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Editorial: HB 6 increases your taxes amid a billion-plus surplus

What do you do when you have so much money you don’t really know what to do with it?

Well, if you’re Democrats in the New Mexico House of Representatives grappling with two years of billion-dollar SURPLUSES, you muscle through what some are calling the largest tax increase in state history – raising taxes on everything from auto purchases to personal income and raising an additional $350-million-plus in new revenue in the process. And then you cloak it in the ghost of positive, though failed, legislation past and call it “tax reform.”

First, let’s dispense with the notion this is tax reform – the kind sponsored regularly by Rep. Jason Harper, R-Rio Rancho, which would close hundreds of loopholes and lower the regressive gross receipts tax on goods and services. Because the majority of our lawmakers couldn’t muster up the appetite for that then or now. And while House Bill 6 does close a couple of important loopholes – primarily leveling the playing field for online retailers with brick-and-mortar businesses and nonprofit hospitals with their for-profit and government brethren – to pretend it’s tax reform would be an exceptional piece of political marketing.

Because the biggest thing it’s fixing is government’s insatiable need for more of your money.

It doesn’t stop there

While a good case can be made for responsible increases in spending on schools, state employees and reserves, lawmakers are also considering HB 548, aka House Bill Junior, in which lawmakers get additional money for capital outlay, aka pork. Remember, each lawmaker already gets funding for capital outlay to spend at their discretion. HB Junior would add $400,000 to each of the 70 House members’ pots.

No wonder the House wants those tax hikes.

A key piece of HB 6 is raising personal income tax on high earners from 4.9 percent to 6.5 percent, unwinding cuts under Democratic Gov. Bill Richardson and putting New Mexico further out of whack with its neighbors. The message HB 6 sends to doctors and other upper-income professionals: You are better off in Texas, Arizona, Utah or Colorado.

Then there’s an increase in the motor vehicle excise tax – giving N.M. car buyers another financial incentive to purchase vehicles out of state. To add insult to injury, this new money would incredibly not be designated for the road fund; it would go into the pot for general spending.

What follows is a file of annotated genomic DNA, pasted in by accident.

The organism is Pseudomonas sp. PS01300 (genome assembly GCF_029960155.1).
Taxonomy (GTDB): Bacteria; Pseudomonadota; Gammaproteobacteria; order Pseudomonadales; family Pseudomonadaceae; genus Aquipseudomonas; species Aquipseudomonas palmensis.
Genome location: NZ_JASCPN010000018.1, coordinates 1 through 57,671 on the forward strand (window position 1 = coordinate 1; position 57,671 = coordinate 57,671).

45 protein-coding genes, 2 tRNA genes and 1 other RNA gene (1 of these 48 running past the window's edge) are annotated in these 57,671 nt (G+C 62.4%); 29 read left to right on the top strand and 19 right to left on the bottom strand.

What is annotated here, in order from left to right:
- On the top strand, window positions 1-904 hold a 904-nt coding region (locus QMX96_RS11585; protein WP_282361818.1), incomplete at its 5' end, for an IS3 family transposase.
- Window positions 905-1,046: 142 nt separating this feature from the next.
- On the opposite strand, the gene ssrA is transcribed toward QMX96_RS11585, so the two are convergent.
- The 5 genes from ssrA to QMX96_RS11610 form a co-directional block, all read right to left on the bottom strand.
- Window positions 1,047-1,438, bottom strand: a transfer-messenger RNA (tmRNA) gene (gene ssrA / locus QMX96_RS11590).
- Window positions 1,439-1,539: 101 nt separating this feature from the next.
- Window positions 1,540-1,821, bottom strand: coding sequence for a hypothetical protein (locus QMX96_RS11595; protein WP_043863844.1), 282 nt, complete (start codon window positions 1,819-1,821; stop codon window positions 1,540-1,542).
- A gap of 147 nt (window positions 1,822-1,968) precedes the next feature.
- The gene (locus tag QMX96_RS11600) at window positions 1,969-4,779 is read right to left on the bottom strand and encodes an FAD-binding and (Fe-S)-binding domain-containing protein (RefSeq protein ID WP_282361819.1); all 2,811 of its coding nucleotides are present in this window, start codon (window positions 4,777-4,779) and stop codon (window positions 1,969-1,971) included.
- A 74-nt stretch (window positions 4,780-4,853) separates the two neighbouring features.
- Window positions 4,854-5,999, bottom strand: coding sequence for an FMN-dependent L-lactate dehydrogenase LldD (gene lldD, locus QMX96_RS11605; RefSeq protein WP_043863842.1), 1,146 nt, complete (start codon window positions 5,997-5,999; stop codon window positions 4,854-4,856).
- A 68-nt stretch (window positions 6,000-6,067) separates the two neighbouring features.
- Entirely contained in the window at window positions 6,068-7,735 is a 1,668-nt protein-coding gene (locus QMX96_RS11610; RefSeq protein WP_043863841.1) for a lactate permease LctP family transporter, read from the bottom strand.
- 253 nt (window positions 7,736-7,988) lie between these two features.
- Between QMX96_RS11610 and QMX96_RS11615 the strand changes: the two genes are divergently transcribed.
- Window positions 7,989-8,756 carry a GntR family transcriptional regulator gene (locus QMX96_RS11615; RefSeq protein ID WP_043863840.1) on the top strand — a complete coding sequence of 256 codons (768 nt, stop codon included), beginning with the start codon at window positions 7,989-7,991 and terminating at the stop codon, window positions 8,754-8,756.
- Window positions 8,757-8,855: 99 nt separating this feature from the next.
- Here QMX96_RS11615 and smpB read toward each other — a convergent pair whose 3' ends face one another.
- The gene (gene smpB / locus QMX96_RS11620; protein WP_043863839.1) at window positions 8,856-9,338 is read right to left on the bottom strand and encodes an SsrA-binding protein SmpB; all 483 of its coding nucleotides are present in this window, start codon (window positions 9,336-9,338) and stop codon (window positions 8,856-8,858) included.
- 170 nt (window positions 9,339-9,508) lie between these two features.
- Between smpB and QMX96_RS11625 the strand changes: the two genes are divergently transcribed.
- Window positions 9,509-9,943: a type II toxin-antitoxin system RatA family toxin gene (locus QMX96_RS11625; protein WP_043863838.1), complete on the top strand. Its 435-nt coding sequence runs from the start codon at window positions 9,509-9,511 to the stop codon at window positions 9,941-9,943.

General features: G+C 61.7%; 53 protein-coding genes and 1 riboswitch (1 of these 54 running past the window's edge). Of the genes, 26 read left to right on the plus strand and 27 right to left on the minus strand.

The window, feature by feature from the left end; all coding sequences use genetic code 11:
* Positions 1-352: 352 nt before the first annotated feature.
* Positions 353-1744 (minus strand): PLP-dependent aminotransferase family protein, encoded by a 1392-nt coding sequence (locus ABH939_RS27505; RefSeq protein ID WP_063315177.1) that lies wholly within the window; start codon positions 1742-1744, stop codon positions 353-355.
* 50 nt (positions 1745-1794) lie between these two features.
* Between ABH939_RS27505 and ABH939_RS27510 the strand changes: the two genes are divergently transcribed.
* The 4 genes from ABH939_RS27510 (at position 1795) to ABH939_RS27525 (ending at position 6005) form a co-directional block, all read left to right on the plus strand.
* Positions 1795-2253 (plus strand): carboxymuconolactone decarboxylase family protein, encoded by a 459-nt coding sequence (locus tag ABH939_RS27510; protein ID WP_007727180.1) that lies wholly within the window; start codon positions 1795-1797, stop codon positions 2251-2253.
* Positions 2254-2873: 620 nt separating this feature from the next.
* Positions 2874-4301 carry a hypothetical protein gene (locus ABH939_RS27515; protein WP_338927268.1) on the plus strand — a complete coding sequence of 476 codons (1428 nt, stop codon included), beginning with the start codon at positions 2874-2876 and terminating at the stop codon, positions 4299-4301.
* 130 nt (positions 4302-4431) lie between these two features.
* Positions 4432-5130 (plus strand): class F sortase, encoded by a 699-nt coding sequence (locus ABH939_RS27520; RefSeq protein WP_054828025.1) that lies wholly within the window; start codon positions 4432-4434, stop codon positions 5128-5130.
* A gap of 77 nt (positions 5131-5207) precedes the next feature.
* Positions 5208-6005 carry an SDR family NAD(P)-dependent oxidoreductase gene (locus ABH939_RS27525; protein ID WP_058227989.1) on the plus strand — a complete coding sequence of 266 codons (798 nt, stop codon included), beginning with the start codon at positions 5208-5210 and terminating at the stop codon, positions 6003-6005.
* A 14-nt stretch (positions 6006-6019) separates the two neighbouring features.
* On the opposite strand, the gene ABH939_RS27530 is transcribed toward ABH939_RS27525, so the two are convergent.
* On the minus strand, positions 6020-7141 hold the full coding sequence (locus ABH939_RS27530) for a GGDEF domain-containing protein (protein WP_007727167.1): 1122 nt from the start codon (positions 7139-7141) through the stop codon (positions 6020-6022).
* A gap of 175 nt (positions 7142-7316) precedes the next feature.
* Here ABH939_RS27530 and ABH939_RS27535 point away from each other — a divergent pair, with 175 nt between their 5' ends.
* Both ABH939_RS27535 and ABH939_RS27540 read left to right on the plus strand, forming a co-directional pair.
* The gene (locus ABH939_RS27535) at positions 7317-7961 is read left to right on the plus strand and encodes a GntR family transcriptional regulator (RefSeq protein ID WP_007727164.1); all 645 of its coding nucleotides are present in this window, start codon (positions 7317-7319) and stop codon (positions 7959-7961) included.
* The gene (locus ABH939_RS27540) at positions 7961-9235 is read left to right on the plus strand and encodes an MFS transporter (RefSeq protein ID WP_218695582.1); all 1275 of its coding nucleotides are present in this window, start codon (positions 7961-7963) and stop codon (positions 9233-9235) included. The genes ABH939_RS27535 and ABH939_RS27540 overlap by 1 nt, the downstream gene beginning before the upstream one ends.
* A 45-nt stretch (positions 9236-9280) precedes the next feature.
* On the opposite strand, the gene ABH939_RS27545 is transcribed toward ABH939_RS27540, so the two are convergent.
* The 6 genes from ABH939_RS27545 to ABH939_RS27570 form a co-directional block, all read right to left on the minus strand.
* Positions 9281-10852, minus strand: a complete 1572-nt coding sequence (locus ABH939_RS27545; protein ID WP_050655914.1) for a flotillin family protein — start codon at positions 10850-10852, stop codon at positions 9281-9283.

Supporters of the House tax package – it’s sponsored by Democratic Reps. Jim Trujillo of Santa Fe; Sheryl Williams Stapleton, Javier Martínez and Antonio “Moe” Maestas of Albuquerque; and Susan Herrera of Embudo – point out the state has been through some tough times. State government had to tighten its belt a few notches. State coffers will continue to grapple with the up-and-down nature of the oil and gas industry (which N.M. relies heavily on, along with federal spending). But rather than fashion a system designed to grow an economy that in turn would generate tax revenue by attracting private-sector businesses, professionals and workforce, they prefer to lock in tax hikes so future government spending is more insulated from the real economy.

Meanwhile, other states with the same kind of fiscal surplus “problem” are making smarter investments. According to the Wall Street Journal, Arkansas lowered its top personal income tax rate, South Carolina proposed an income tax rebate, and Florida is looking at lowering property and sales taxes. It’s also worth noting Arkansas, South Carolina and Florida are pushing for more education funding.

Delete the anti-NM parts

The Journal is not opposed to everything in HB 6 or tax-increase related. We have advocated for imposition of gross receipts on internet sales as a matter of equity and for a higher gasoline tax earmarked for roads. Nor do we oppose the increase on nonprofit hospitals or the tax on e-cigarettes.

But the Journal is opposed to telling residents and visitors alike their money goes further across the state line.

This behemoth of a tax package is in the Senate, now the land of fiscal sanity in state government. The state will be much better off if senators jettison the economic poison pills in this raid on residents’ pocketbooks.

Because under HB 6, N.M. government wants to do everything but learn to live within its means. And that will lead to fewer people living in New Mexico.

This editorial first appeared in the Albuquerque Journal. It was written by members of the editorial board and is unsigned as it represents the opinion of the newspaper rather than the writers.

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